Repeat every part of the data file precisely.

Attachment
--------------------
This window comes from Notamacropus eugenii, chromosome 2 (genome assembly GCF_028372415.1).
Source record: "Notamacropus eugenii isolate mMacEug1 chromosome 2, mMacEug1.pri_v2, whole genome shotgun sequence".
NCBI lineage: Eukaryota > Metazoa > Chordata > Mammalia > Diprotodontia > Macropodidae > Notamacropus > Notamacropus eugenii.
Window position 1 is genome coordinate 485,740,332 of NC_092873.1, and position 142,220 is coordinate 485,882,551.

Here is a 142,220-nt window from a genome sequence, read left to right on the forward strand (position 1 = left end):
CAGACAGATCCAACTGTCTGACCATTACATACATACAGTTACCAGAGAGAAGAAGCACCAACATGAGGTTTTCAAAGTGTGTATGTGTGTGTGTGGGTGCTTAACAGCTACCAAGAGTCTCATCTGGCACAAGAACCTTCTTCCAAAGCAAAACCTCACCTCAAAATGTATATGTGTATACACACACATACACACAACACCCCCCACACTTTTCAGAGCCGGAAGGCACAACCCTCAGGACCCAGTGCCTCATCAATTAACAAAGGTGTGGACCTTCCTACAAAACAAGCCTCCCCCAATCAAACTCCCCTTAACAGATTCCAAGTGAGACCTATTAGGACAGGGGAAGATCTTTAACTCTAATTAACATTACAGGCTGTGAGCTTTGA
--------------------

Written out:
This window comes from Notamacropus eugenii, chromosome 2 (genome assembly GCF_028372415.1).
Source record: "Notamacropus eugenii isolate mMacEug1 chromosome 2, mMacEug1.pri_v2, whole genome shotgun sequence".
NCBI lineage: Eukaryota > Metazoa > Chordata > Mammalia > Diprotodontia > Macropodidae > Notamacropus > Notamacropus eugenii.
Window position 1 is genome coordinate 485,740,332 of NC_092873.1, and position 142,220 is coordinate 485,882,551.

Here is a 142,220-nt window from a genome sequence, read left to right on the forward strand (position 1 = left end):
CAGACAGATCCAACTGTCTGACCATTACATACATACAGTTACCAGAGAGAAGAAGCACCAACATGAGGTTTTCAAAGTGTGTATGTGTGTGTGTGGGTGCTTAACAGCTACCAAGAGTCTCATCTGGCACAAGAACCTTCTTCCAAAGCAAAACCTCACCTCAAAATGTATATGTGTATACACACACATACACACAACACCCCCCACACTTTTCAGAGCCGGAAGGCACAACCCTCAGGACCCAGTGCCTCATCAATTAACAAAGGTGTGGACCTTCCTACAAAACAAGCCTCCCCCAATCAAACTCCCCTTAACAGATTCCAAGTGAGACCTATTAGGACAGGGGAAGATCTTTAACTCTAATTAACATTACAGGCTGTGAGCTTTGA